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The first time I saw one of these fish I was maybe seven or eight years old. What looked to be a huge shark dorsal fin sticking up in the air actually belonged to one of the weirdest, and largest, fish you’ll likely encounter. Instead of cutting through the water like a shark, this giant dorsal simply flopped side to side as the fish slowly made its way through the ocean.

Found worldwide, the mola mola (Mola mola) is a fish that basically looks like it is nothing but a giant head. It’s also one of the few animals who’s common name is the same as its scientific name, although it is also known as the Ocean Sunfish.

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The most distinguishing features of this fish are the fins. The dorsal and ventral fins are enormous and are not only used for balance, but for locomotion as well. In a process known as sculling these two fins wave back and forth propelling the fish forward. While most fish use their tails for propulsion, the mola lacks this caudal feature entirely. In its place is a useless lobed structure known as a clavus, formed not from tail fins but from extensions of the dorsal and ventral fin rays.

The teeth of the mola are fused into solid bony plates and are used to bite chunks out of large jellyfish and salp colonies. In addition to the fused teeth in the mouth, this fish also has a set of pharyngeal teeth in its throat, used to grind up its prey before it reaches the stomach. The mola is immune to the sting of Coelenterates and, like sea turtles, gets most of its nourishment from feeding on jellyfish. Considering jellyfish are 96% water, they need a lot of these animals to make a decent meal. Again like sea turtles, this feeding behavior is now a leading cause of death for these animals when they mistake plastic sandwich bags for food. After enough bags are consumed they clog the intestinal tract, leading to a slow and painful demise. One reason they are so susceptible to ingesting this flotsam is that the mouth is unable to be closed. Another very strange feature of this very strange fish. Anything that it encounters in its travels is sucked into the belly, whether edible or not.

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Molas gets their common alias "sunfish" because of their habit of lying on their sides at the waters surface, appearing to sunbathe. What they are actually doing is waiting for seagulls to land on them and pick off parasites. Sunfish are especially prone to parasites, mainly because of their slow, pelagic habits. Another way of ridding themselves of these pests is by breaching. Like whales, molas sometimes launch themselves out of the water, crashing back in with a tremendous splash. This is believed to be an effort to dislodge ectoparasites from their skin.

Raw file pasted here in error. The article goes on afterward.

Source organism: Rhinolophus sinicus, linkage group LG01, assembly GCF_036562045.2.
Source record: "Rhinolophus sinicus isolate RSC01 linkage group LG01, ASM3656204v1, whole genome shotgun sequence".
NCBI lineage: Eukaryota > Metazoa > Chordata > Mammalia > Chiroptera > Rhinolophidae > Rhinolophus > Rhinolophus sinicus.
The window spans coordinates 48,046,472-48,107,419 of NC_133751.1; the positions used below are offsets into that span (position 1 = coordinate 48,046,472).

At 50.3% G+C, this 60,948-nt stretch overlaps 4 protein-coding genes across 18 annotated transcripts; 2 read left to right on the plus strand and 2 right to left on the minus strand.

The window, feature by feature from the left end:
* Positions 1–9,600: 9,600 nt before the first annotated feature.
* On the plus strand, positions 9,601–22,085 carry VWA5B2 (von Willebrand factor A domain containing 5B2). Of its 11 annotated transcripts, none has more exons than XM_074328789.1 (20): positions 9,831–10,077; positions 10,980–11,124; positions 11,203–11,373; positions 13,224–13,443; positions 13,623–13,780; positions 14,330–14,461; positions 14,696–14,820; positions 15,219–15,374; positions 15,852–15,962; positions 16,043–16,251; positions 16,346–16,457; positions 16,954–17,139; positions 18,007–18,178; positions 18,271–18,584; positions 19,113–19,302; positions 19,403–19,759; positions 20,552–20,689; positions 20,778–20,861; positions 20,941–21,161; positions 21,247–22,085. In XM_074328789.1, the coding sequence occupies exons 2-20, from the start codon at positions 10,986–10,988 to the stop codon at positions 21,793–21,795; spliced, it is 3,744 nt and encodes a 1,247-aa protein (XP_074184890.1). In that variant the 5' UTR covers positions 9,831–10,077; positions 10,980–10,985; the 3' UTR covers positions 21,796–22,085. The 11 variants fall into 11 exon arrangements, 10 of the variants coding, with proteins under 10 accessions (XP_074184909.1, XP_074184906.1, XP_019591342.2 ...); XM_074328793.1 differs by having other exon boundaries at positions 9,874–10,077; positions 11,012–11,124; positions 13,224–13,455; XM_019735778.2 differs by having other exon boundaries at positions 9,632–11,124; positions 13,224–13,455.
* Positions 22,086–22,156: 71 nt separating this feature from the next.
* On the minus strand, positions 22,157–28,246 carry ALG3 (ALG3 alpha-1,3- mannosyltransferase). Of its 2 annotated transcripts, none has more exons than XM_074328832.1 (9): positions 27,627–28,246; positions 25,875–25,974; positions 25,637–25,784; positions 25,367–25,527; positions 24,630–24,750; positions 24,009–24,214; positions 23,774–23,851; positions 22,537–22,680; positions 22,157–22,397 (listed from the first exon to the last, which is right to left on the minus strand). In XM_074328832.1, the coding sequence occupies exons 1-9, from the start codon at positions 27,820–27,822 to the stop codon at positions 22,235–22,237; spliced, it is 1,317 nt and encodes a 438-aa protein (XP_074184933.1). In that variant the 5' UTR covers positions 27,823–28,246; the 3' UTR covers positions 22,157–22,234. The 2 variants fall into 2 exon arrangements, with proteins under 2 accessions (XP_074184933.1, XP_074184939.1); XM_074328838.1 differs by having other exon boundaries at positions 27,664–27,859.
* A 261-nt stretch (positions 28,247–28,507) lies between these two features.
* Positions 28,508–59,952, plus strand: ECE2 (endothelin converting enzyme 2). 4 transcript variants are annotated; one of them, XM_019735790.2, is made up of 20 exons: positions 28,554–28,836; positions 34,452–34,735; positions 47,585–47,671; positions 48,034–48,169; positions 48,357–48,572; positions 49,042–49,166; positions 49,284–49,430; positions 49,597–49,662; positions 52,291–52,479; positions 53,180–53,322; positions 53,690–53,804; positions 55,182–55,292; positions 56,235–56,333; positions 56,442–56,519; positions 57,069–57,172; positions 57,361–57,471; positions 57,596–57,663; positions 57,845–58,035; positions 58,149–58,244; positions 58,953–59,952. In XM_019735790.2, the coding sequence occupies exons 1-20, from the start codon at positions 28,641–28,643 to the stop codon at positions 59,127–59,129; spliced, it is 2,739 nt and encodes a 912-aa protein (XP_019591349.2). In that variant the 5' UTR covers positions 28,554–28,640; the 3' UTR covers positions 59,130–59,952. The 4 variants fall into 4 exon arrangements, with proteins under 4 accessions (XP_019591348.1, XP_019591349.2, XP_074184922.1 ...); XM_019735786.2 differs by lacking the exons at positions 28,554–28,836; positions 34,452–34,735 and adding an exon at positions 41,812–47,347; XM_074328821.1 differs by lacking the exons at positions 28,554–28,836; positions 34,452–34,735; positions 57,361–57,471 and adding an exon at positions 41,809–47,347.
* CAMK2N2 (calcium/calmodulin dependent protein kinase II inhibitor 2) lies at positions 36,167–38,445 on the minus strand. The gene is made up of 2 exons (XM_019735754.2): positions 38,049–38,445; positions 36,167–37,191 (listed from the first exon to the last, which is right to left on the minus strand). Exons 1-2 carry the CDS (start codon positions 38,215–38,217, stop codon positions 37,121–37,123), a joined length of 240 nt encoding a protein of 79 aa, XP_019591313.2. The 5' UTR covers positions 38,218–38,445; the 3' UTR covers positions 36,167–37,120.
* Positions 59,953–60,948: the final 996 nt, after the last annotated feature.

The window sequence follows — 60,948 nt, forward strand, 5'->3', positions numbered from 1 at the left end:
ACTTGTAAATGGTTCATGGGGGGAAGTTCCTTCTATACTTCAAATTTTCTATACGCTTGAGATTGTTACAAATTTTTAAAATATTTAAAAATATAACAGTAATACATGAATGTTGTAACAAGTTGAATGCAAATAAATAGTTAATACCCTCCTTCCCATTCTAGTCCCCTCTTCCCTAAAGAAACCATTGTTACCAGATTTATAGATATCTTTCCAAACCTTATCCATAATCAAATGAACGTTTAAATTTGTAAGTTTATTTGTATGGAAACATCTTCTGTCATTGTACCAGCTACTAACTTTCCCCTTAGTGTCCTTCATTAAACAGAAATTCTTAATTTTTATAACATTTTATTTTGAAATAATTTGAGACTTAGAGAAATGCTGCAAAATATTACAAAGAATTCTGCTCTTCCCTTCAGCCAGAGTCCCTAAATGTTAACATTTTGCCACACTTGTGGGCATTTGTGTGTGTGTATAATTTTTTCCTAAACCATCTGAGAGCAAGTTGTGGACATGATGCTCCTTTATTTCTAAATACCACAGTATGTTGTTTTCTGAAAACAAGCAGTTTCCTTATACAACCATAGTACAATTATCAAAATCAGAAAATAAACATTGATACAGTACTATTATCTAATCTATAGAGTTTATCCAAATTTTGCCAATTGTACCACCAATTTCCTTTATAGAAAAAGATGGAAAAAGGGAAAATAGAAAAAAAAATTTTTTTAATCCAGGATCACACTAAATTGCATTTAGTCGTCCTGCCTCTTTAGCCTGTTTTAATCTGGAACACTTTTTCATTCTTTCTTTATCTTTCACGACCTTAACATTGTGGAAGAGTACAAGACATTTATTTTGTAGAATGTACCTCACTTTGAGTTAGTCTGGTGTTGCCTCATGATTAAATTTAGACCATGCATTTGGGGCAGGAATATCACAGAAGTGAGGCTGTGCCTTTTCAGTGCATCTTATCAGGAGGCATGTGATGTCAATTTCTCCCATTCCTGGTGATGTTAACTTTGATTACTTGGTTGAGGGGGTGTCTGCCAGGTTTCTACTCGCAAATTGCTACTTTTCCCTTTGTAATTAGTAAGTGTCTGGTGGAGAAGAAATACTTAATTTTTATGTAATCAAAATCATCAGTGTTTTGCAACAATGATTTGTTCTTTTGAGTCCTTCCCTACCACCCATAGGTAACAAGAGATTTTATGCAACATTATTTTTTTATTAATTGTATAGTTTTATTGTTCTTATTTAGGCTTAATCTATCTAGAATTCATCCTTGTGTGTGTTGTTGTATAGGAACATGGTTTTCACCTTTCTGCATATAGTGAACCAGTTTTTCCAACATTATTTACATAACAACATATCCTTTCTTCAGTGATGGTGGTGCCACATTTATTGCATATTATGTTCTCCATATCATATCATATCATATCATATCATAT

Despite their size, and they are the largest bony fish on earth, capable of reaching weights approaching 5,000 pounds (and may live for over 100 years), these gentle giants are susceptible to predation by several types of marine mammals. Orcas (killer whales) feed on them regularly. Sea lions, too, will kill them, and in a particularly cruel way. Having no tail, molas are helpless without their two large median fins. Sea lions will gang up on one and nibble away at the fins, removing any of the fish’s ability to swim. They then carry the mola to the bottom and wedge it under a rock. Essentially providing themselves with fresh meat whenever they feel like snacking.

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This 1200 pound mola was caught in 1926.

Molas aren’t normally eaten outside of the odd Japanese market (the eyeballs are considered a delicacy for some reason). Most of those killed by marine fisheries are bycatch trapped in oceanic gill nets. Although the flesh is edible, the internal organs contain neurotoxins similar to that of their relatives the pufferfish.

The relationship to pufferfish can be seen in the planktonic larval stages of the mola. The tiny young do resemble miniature puffers. Although molas are normally solitary creatures, during the breeding season they can be found swimming in pairs. In addition to holding the world record for size of a bony fish, they are also the champions in egg production. Each female will lay as many as 300 million eggs, far more than any other known fish. And the larvae are tiny, less than one tenth of an inch in length. Here’s something to blow your mind: A mola will increase it’s weight by 50 million times over the course of its life.

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Fun Fact: "Mola" is Latin for "millstone", named because of its round shape, grey color and rough skin.

Other diaries in this series can be found here.

Originally posted to Mark H on Fri May 18, 2007 at 12:16 PM PDT.


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